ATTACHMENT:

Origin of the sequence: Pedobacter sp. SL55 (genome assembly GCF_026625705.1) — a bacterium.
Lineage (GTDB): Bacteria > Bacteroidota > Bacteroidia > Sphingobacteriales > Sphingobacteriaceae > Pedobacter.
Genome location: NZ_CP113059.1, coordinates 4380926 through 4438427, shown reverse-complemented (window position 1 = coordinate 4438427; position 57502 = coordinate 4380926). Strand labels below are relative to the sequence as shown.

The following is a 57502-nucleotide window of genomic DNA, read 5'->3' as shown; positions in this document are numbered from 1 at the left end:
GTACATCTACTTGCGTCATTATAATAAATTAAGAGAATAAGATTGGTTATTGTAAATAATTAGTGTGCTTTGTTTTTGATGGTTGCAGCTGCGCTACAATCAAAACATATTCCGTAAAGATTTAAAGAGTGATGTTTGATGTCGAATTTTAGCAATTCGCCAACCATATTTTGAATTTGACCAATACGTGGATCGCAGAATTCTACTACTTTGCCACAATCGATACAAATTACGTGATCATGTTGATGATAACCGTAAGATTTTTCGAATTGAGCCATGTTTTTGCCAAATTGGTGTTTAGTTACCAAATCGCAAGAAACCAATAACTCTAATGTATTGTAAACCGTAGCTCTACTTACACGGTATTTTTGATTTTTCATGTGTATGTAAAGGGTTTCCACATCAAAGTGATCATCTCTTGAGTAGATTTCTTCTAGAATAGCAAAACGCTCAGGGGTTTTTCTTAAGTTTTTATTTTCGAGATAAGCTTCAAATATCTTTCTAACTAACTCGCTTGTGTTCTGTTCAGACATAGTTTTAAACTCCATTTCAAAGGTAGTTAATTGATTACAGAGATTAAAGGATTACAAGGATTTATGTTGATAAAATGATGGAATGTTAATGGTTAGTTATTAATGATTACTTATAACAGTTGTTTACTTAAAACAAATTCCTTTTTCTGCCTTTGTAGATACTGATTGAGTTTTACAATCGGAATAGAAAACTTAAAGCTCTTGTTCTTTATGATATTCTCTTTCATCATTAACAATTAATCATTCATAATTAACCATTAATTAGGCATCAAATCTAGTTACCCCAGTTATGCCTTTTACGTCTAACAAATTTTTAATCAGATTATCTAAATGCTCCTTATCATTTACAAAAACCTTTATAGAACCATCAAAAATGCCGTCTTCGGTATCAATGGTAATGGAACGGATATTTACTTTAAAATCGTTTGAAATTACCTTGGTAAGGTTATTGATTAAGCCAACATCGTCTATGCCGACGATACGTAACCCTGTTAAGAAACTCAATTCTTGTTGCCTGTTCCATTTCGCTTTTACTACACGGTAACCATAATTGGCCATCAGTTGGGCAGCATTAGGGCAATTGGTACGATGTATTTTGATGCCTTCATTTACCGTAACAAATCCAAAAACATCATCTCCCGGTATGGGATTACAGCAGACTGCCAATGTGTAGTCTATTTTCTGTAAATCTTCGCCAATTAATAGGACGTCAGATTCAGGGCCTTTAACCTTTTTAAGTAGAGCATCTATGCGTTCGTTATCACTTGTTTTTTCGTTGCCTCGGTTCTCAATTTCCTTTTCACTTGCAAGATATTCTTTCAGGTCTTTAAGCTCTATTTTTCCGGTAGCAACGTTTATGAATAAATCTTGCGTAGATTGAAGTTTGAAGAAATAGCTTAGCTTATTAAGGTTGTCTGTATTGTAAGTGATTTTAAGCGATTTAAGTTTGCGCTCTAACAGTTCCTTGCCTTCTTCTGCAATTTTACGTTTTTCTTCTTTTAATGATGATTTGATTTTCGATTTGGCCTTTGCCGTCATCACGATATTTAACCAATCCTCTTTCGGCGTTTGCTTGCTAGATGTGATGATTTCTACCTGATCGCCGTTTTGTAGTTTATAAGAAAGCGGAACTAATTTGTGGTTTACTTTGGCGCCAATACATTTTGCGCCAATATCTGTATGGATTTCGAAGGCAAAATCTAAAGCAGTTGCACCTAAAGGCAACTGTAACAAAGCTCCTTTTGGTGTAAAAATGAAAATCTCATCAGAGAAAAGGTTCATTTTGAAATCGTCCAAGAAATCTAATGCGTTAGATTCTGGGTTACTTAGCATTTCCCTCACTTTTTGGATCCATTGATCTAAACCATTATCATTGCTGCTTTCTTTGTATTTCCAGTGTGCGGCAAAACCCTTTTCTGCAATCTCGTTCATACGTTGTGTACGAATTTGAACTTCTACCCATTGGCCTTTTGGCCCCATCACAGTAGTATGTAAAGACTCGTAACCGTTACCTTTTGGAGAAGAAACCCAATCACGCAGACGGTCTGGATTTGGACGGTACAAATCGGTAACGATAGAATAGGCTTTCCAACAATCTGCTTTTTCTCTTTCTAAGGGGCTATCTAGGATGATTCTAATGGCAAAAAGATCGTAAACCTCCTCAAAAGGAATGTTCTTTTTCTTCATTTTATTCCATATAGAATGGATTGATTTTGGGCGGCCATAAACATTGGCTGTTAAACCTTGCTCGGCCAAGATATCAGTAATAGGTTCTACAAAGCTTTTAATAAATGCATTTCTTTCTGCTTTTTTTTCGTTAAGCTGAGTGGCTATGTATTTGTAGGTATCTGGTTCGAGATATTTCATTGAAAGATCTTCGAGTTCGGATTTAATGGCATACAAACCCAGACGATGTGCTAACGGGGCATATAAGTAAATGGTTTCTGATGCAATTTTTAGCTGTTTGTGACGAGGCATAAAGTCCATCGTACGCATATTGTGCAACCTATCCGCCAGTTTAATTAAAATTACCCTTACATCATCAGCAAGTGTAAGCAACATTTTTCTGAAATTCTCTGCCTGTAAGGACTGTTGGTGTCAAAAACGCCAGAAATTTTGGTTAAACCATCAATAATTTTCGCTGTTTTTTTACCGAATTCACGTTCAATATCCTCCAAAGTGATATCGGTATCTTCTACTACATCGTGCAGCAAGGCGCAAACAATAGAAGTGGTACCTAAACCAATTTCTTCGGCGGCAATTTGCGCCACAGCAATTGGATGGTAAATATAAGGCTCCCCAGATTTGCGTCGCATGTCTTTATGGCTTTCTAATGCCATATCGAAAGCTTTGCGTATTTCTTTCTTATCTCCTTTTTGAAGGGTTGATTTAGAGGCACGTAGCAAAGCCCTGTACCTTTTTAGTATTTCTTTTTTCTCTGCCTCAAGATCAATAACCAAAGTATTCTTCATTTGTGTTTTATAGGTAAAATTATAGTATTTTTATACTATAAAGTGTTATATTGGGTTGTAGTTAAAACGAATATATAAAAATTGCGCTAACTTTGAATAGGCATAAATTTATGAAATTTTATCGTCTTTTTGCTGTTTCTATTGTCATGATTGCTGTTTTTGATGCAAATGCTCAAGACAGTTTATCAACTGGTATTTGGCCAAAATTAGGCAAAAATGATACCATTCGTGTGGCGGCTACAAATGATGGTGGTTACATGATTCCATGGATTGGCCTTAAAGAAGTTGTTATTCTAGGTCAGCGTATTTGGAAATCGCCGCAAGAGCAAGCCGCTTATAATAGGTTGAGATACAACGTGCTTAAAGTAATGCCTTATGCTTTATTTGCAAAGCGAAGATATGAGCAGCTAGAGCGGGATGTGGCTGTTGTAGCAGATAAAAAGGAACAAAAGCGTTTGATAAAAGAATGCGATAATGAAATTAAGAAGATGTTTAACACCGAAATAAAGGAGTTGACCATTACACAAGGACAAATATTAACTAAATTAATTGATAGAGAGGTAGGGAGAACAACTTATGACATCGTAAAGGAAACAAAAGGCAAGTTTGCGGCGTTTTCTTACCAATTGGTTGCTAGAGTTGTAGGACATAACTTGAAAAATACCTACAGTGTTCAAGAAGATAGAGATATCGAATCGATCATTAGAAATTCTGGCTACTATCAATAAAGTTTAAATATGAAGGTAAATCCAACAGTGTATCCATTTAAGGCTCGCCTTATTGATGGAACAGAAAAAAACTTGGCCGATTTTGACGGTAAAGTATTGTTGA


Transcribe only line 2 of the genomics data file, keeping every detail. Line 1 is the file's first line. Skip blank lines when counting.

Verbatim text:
Lineage (GTDB): Bacteria > Bacteroidota > Bacteroidia > Sphingobacteriales > Sphingobacteriaceae > Pedobacter.